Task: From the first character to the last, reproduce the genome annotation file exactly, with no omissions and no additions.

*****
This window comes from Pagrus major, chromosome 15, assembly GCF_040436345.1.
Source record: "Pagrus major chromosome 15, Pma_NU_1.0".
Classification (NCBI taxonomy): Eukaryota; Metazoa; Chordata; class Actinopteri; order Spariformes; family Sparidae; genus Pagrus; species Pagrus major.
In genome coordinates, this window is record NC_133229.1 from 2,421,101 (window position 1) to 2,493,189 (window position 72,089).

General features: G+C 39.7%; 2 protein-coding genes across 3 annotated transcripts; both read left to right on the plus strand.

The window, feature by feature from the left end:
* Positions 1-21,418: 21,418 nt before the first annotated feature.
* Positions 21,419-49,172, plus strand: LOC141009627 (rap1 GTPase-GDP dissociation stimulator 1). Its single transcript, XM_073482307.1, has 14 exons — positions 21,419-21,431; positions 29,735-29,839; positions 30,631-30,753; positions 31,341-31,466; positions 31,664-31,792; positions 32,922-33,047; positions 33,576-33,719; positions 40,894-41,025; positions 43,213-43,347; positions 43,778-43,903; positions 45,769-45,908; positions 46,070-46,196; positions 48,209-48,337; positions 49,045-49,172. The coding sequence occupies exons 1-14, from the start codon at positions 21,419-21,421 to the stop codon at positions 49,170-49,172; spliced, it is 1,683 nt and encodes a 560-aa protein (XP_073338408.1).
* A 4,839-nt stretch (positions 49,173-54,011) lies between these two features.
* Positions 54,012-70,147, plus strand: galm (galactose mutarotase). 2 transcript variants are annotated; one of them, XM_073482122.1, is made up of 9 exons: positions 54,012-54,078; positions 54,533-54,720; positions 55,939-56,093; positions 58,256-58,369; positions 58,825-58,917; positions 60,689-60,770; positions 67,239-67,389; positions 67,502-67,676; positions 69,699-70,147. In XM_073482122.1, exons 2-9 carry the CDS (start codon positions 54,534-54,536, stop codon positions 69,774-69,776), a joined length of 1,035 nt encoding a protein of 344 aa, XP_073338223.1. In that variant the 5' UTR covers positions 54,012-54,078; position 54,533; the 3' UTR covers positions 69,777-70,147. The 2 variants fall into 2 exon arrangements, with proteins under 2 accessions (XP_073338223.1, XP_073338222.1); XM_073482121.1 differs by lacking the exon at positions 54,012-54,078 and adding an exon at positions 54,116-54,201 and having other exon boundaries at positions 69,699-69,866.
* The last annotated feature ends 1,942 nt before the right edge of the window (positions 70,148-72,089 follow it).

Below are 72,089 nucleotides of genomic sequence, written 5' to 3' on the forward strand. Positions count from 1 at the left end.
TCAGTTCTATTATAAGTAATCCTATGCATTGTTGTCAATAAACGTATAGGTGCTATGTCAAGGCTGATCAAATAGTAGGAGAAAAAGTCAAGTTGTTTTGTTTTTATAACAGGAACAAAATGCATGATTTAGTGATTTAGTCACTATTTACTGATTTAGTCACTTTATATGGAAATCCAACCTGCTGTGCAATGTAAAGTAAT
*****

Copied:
This window comes from Pagrus major, chromosome 15, assembly GCF_040436345.1.
Source record: "Pagrus major chromosome 15, Pma_NU_1.0".
Classification (NCBI taxonomy): Eukaryota; Metazoa; Chordata; class Actinopteri; order Spariformes; family Sparidae; genus Pagrus; species Pagrus major.
In genome coordinates, this window is record NC_133229.1 from 2,421,101 (window position 1) to 2,493,189 (window position 72,089).

General features: G+C 39.7%; 2 protein-coding genes across 3 annotated transcripts; both read left to right on the plus strand.

The window, feature by feature from the left end:
* Positions 1-21,418: 21,418 nt before the first annotated feature.
* Positions 21,419-49,172, plus strand: LOC141009627 (rap1 GTPase-GDP dissociation stimulator 1). Its single transcript, XM_073482307.1, has 14 exons — positions 21,419-21,431; positions 29,735-29,839; positions 30,631-30,753; positions 31,341-31,466; positions 31,664-31,792; positions 32,922-33,047; positions 33,576-33,719; positions 40,894-41,025; positions 43,213-43,347; positions 43,778-43,903; positions 45,769-45,908; positions 46,070-46,196; positions 48,209-48,337; positions 49,045-49,172. The coding sequence occupies exons 1-14, from the start codon at positions 21,419-21,421 to the stop codon at positions 49,170-49,172; spliced, it is 1,683 nt and encodes a 560-aa protein (XP_073338408.1).
* A 4,839-nt stretch (positions 49,173-54,011) lies between these two features.
* Positions 54,012-70,147, plus strand: galm (galactose mutarotase). 2 transcript variants are annotated; one of them, XM_073482122.1, is made up of 9 exons: positions 54,012-54,078; positions 54,533-54,720; positions 55,939-56,093; positions 58,256-58,369; positions 58,825-58,917; positions 60,689-60,770; positions 67,239-67,389; positions 67,502-67,676; positions 69,699-70,147. In XM_073482122.1, exons 2-9 carry the CDS (start codon positions 54,534-54,536, stop codon positions 69,774-69,776), a joined length of 1,035 nt encoding a protein of 344 aa, XP_073338223.1. In that variant the 5' UTR covers positions 54,012-54,078; position 54,533; the 3' UTR covers positions 69,777-70,147. The 2 variants fall into 2 exon arrangements, with proteins under 2 accessions (XP_073338223.1, XP_073338222.1); XM_073482121.1 differs by lacking the exon at positions 54,012-54,078 and adding an exon at positions 54,116-54,201 and having other exon boundaries at positions 69,699-69,866.
* The last annotated feature ends 1,942 nt before the right edge of the window (positions 70,148-72,089 follow it).

Below are 72,089 nucleotides of genomic sequence, written 5' to 3' on the forward strand. Positions count from 1 at the left end.
TCAGTTCTATTATAAGTAATCCTATGCATTGTTGTCAATAAACGTATAGGTGCTATGTCAAGGCTGATCAAATAGTAGGAGAAAAAGTCAAGTTGTTTTGTTTTTATAACAGGAACAAAATGCATGATTTAGTGATTTAGTCACTATTTACTGATTTAGTCACTTTATATGGAAATCCAACCTGCTGTGCAATGTAAAGTAAT